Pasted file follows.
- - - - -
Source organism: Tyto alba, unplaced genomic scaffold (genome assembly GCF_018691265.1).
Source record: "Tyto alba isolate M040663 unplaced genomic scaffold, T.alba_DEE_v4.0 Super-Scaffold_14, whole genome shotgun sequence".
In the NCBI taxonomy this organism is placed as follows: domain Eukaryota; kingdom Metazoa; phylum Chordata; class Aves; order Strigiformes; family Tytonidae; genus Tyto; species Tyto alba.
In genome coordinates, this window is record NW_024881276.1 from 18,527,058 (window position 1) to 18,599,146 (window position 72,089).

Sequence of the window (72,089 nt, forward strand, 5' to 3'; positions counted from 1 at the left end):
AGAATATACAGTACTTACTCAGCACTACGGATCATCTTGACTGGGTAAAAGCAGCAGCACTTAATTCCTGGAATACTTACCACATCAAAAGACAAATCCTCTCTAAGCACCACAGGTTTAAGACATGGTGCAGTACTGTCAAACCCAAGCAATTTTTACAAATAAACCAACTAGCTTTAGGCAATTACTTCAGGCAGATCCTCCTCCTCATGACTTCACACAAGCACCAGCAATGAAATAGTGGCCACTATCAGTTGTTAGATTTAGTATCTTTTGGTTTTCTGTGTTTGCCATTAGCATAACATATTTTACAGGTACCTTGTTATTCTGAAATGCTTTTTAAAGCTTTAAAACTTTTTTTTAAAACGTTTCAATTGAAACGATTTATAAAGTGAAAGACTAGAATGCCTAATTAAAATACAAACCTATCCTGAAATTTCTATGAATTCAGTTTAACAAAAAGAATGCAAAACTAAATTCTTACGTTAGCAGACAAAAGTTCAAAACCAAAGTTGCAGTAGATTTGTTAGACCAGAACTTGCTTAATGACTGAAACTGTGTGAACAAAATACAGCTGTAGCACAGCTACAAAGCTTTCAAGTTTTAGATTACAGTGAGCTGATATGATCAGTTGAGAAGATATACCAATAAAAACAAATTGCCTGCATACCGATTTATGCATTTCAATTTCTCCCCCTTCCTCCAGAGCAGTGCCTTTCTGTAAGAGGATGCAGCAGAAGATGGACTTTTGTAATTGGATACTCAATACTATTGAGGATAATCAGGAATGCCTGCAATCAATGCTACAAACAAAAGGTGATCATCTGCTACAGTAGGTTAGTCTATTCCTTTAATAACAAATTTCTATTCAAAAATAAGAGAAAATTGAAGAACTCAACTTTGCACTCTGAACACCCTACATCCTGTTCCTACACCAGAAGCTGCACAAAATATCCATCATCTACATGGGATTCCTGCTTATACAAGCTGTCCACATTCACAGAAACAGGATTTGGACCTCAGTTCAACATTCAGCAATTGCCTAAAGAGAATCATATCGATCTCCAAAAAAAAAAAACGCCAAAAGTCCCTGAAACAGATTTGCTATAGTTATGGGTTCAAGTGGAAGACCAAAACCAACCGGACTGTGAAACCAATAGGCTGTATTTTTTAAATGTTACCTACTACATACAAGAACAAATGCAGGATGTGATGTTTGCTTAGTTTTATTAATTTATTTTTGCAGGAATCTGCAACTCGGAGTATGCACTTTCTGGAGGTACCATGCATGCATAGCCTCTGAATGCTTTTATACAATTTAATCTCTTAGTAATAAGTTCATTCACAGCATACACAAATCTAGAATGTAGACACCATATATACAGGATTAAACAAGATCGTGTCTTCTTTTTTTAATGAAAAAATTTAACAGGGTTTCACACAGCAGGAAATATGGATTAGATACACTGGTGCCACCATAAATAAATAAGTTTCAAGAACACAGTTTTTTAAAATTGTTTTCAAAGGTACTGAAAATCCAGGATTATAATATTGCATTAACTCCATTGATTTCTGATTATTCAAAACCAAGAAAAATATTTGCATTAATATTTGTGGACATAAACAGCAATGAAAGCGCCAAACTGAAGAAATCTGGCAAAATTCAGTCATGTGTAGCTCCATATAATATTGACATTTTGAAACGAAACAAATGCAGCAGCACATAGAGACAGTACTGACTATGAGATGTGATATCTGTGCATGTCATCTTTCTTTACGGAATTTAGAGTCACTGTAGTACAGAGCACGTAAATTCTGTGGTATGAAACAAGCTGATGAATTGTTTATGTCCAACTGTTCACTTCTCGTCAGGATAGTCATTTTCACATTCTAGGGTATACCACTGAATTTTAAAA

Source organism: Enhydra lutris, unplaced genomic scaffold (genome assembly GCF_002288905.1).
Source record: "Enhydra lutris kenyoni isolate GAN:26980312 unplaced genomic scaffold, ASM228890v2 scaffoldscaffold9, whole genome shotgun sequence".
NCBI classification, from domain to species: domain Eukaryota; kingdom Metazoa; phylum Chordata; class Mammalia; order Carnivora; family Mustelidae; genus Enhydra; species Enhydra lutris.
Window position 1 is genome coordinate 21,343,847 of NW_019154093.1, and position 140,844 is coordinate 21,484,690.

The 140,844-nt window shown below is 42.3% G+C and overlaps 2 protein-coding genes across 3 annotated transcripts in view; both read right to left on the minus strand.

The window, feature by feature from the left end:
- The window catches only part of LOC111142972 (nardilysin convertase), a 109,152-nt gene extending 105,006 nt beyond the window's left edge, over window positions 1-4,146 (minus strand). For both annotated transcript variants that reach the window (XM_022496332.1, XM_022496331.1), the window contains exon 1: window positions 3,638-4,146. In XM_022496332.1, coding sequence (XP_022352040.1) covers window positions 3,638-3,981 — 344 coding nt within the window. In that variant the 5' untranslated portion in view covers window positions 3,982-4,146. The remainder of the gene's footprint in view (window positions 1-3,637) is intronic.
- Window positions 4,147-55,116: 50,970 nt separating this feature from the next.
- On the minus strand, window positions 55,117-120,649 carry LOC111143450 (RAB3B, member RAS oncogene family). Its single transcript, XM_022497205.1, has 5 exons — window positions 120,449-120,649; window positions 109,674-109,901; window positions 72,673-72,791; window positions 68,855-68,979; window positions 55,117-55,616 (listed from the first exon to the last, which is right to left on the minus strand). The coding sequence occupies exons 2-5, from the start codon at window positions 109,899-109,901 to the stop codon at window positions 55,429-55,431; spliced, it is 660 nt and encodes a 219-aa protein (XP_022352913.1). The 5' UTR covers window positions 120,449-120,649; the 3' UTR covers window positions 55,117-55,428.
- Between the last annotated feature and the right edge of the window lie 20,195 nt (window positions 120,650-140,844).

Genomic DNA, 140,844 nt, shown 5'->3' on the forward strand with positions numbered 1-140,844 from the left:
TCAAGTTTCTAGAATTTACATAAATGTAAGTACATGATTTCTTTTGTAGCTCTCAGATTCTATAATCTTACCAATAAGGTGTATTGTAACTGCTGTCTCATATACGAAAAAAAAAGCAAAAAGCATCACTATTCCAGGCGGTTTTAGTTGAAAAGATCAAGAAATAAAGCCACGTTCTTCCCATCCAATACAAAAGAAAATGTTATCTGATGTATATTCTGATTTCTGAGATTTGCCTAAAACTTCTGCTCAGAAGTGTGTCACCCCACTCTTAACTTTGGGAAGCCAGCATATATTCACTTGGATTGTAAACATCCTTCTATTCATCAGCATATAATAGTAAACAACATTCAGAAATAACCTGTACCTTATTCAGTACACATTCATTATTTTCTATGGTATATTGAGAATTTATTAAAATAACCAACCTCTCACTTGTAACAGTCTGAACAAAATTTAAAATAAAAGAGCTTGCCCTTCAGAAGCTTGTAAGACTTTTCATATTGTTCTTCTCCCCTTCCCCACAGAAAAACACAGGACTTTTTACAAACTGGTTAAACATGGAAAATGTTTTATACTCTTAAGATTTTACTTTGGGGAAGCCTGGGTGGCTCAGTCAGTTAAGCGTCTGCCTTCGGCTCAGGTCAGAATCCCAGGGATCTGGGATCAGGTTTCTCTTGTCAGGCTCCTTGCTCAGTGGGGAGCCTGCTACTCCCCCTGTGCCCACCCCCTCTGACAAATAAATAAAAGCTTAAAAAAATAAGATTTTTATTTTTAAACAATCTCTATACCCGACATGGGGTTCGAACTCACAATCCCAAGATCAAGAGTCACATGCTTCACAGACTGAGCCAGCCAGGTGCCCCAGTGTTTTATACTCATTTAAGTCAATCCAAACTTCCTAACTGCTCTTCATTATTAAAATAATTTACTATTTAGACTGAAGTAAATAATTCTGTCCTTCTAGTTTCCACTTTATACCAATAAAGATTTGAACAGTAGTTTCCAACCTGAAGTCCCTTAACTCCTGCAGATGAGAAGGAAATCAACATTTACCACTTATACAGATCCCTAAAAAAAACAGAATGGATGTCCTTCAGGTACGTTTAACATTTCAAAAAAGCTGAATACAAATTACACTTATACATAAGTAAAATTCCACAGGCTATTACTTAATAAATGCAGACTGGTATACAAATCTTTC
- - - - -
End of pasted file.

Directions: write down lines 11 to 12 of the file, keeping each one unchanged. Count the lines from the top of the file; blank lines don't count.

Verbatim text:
The 140,844-nt window shown below is 42.3% G+C and overlaps 2 protein-coding genes across 3 annotated transcripts in view; both read right to left on the minus strand.

The window, feature by feature from the left end: